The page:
I planned to add the chinese NoIR RPi camera in a birdhouse. First tests revealed, that the camera module heated up to 65 ⁰C. The IR LED's were very warm too.

How much power is dissipated by the original RPi camera in comparison to the the chinese clones? What are the environmental operation conditions? Can a IR sensitive camera work well, if the chip heats up that much?

  • 3
    Ask the third-party manufacturer. Nothing to do with the Pi.
    – joan
    Commented Mar 13, 2018 at 22:30
  • @joan I am interested in the original cam data. I made the sentence bold for you. Commented Mar 14, 2018 at 0:10
  • 2
    How much power is dissipated by the original RPi camera ... what research have you done?
    – jsotola
    Commented Mar 14, 2018 at 2:03

1 Answer 1


According to the Specs

The official documentation doesn't actually contain a power spec. https://www.raspberrypi.org/documentation/hardware/camera/README.md

The FAQ's do offer some guidance: https://www.raspberrypi.org/help/faqs/#power

The Camera Module requires 250mA

This is measured as additional current from the 5V supply.

Calculating the Power

Ohm's Law says: Power = I * V (current times voltage) so P = 0.25 * 5 = 1.25Watts.

The above answer is likely the maximum power the camera uses when in operation, so an upper bound. This isn't a bad question especially if you're trying to build a solar powered pi. It's woefully difficult to find this basic information online!

In Practice

According to one of the Raspberry Pi engineers and forum moderators Source: https://www.raspberrypi.org/forums/viewtopic.php?t=152864

the original Pi Camera board v1.3 camera takes about 200-250mA.

Assuming that's measured off the 5V USB input to the Pi, you could assume 5*.25 = 1.25W power usage maximum, and 5*.20 = 1W minimum in use.

Component Analysis

The Pi camera 1.3 is based off the sensor by Omnivision the OV5647, BOTH for the regular and NOIR versions.

According to GoPhotonics, the sensor itself draws 96mA from a 3V input. https://www.gophotonics.com/products/cmos-image-sensors/omnivision-technologies/21-118-ov5647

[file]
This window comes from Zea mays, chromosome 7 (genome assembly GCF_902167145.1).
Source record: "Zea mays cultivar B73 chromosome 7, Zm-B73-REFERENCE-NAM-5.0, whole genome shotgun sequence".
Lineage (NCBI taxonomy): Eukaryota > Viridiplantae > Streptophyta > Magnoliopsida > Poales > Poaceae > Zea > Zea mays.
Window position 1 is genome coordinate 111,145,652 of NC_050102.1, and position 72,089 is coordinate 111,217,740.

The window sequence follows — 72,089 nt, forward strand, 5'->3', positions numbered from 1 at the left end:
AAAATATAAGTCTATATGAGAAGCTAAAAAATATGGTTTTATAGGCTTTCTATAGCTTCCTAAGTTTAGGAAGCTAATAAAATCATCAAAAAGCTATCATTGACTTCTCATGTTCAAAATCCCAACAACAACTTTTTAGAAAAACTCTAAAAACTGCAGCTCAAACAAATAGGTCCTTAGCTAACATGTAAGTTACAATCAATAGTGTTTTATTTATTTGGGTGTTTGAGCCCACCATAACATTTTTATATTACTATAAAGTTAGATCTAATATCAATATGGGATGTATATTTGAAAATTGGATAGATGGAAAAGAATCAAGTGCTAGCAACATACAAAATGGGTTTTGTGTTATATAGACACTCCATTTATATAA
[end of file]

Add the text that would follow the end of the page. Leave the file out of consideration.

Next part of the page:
However there's likely a voltage regulator in the camera circuit using more power (i.e. turning 3.3V on the Pi CSI connector to the 3V the sensor needs).

Note: the "NOIR" means a small filter which filters out IR from the sensor, has been removed. That is a mechanical change, and shouldn't affect the power draw. So we expect power usage to be the same between regular and NOIR versions.

How to get a better answer

As far as comparing to the 'knock-offs' - my recommendation would be to see whether your flavor of knockoff is using the OV5647, and then get a basic USB inline ammeter and report back to us! e.g. like this (click for full size):

USB Ammeter


  • Nothing on the Pi board is powered by 5V, except USB and the 5V supplied to HDMI. Most use 3.3V, supplied by the on-board regulator.
    – Milliways
    Commented Mar 14, 2018 at 5:52
  • I understand that nothing on the pi is powered off the 5V - I'm trying to explain the context of the quote of the 200-250mA that I referenced. I'm pretty sure the engineer wasn't measuring that current across the camera module itself, but rather measured as an increased draw from whatever was powering the pi + camera module. I tried to clarify with an edit. Commented Mar 14, 2018 at 6:30
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    @Fabian I agree - I picked up 30 of the $4 clones on alibaba the other day (I run 86 pi's these days....). So far haven't had any quality issues with them. It would be nice to study them more carefully, but since we don't really have a good baseline it's hard to say. I do still have a few of the original cameras ordered through MCM that I could do a side-by-side with if I had a nice power lab power supply... but I don't currently have access to one Commented Mar 14, 2018 at 6:31
  • @Fabian updated answer with a tool to compare the clones! Commented Mar 14, 2018 at 9:21
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    Thank you @uhoh I accepted your improvement! My assumption from the GoPhotonics spec is that the draw should be significantly lower in standby: Power Consumption : Active: 96 mA, Standby: 20 µA However, if a voltage regulator is being used on the clone board that's always burning the 3.3V, it could still be drawing something similar. Since I'm currently working on a solar project with this question in mind, I'm going to get that device in the pic and test as well! Commented Mar 14, 2018 at 9:47

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